Arizona abortion access initiative to start signature gathering
The initiative seeking to make abortion a fundamental right in the Grand Canyon state has officially launched the signature gathering effort necessary to land on the 2024 ballot.
Reproductive rights advocates gathered Thursday to urge Arizonans to support the campaign for the Arizona Abortion Access Act, which aims to enshrine the procedure as a right in the state constitution. To qualify for the 2024 election, it first needs to garner at least 383,923 valid signatures from registered voters who want it on the ballot.
Dr. Jill Gibson, medical director for Planned Parenthood Arizona, which runs four of the state’s nine abortion clinics, said that putting the issue to the voters is the best way to guarantee access to the procedure.
GET THE MORNING HEADLINES DELIVERED TO YOUR INBOX
“What has become heartbreakingly crystal clear to both providers and patients since the overturn of Roe is that we cannot rely solely on our representatives, our judges or our officials to protect our health care rights,” she said. “It falls to us to fight for our communities and safeguard the right to abortion in Arizona.”
Access to abortion care has been increasingly inhibited across the country and in Arizona after the U.S. Supreme Court struck down the protections of Roe v. Wade last year and left the power to restrict access to the procedure up to individual states. Lawmakers in Arizona passed a 15-week limit that is currently in effect, but a court case headed by anti-abortionists threatens to reinstate a near-total ban from 1864. And a separate case is underway over a previously blocked law that includes both a genetic-abnormality ban and a declaration of fetal personhood that has the potential to prohibit all abortions.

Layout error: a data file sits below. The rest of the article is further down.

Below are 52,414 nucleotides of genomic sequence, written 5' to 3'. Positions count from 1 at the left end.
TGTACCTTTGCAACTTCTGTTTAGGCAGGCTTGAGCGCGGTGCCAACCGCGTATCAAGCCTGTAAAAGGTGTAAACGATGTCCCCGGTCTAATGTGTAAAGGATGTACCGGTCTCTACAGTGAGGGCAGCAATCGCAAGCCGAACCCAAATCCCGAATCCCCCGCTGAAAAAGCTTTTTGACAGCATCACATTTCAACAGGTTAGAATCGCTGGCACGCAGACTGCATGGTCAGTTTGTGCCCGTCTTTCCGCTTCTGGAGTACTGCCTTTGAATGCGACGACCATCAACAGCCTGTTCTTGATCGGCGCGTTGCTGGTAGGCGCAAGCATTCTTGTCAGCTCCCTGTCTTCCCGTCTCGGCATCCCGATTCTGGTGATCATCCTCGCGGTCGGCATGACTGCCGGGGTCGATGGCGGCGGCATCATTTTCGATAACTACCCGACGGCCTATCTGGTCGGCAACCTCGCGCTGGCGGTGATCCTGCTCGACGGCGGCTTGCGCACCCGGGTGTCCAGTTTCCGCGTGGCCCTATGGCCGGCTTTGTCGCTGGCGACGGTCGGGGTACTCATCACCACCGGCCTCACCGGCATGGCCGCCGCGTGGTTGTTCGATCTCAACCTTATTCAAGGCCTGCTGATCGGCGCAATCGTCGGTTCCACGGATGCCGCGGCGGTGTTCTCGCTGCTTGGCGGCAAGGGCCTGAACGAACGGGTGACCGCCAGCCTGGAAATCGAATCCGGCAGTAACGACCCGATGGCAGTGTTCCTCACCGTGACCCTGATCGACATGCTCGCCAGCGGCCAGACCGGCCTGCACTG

If voters approve the Arizona Abortion Access Act, all of the threats and restrictions against the procedure would be rendered moot. The act would prohibit any law or policy from interfering with a patient’s ability to obtain an abortion before fetal viability unless a “compelling state interest” exists. That state interest must be an evidence-based law that takes into account the patient’s health and doesn’t “infringe on the individual’s autonomous decision making”. And in cases that arise after the point of fetal viability – generally considered to be around 23 to 24 weeks — the judgment of the health care professional would be held above any outside interference or restriction.
Reproductive rights proponents are confident that Arizonans will deliver a win for the act.
“The majority of Arizona voters, no matter how they personally feel about abortion, agree with us that pregnant people should have the freedom to make decisions about pregnancy and abortion with their trusted health care providers and without government interference,” said Chris Love, the campaign’s spokesperson.
A 2022 poll conducted by the Public Religious Research Institute, a nonpartisan organization, estimated that as much as 62% of Arizonans support legalizing abortion access.